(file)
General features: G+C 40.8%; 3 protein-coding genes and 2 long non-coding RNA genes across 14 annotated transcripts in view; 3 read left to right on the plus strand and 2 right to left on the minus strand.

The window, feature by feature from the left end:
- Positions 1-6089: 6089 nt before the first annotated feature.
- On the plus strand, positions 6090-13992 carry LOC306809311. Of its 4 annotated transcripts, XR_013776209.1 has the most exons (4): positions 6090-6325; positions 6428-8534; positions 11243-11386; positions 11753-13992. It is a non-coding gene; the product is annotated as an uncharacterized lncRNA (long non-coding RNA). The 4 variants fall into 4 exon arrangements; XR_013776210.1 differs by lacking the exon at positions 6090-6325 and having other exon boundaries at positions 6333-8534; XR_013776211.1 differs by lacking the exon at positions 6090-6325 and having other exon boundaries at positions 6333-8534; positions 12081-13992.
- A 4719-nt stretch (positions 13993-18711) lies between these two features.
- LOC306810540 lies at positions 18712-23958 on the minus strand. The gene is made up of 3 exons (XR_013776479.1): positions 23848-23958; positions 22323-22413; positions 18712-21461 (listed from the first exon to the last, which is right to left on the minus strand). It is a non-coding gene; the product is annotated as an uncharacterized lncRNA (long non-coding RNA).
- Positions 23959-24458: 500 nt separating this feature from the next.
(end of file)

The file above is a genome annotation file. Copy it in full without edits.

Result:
General features: G+C 40.8%; 3 protein-coding genes and 2 long non-coding RNA genes across 14 annotated transcripts in view; 3 read left to right on the plus strand and 2 right to left on the minus strand.

The window, feature by feature from the left end:
- Positions 1-6089: 6089 nt before the first annotated feature.
- On the plus strand, positions 6090-13992 carry LOC306809311. Of its 4 annotated transcripts, XR_013776209.1 has the most exons (4): positions 6090-6325; positions 6428-8534; positions 11243-11386; positions 11753-13992. It is a non-coding gene; the product is annotated as an uncharacterized lncRNA (long non-coding RNA). The 4 variants fall into 4 exon arrangements; XR_013776210.1 differs by lacking the exon at positions 6090-6325 and having other exon boundaries at positions 6333-8534; XR_013776211.1 differs by lacking the exon at positions 6090-6325 and having other exon boundaries at positions 6333-8534; positions 12081-13992.
- A 4719-nt stretch (positions 13993-18711) lies between these two features.
- LOC306810540 lies at positions 18712-23958 on the minus strand. The gene is made up of 3 exons (XR_013776479.1): positions 23848-23958; positions 22323-22413; positions 18712-21461 (listed from the first exon to the last, which is right to left on the minus strand). It is a non-coding gene; the product is annotated as an uncharacterized lncRNA (long non-coding RNA).
- Positions 23959-24458: 500 nt separating this feature from the next.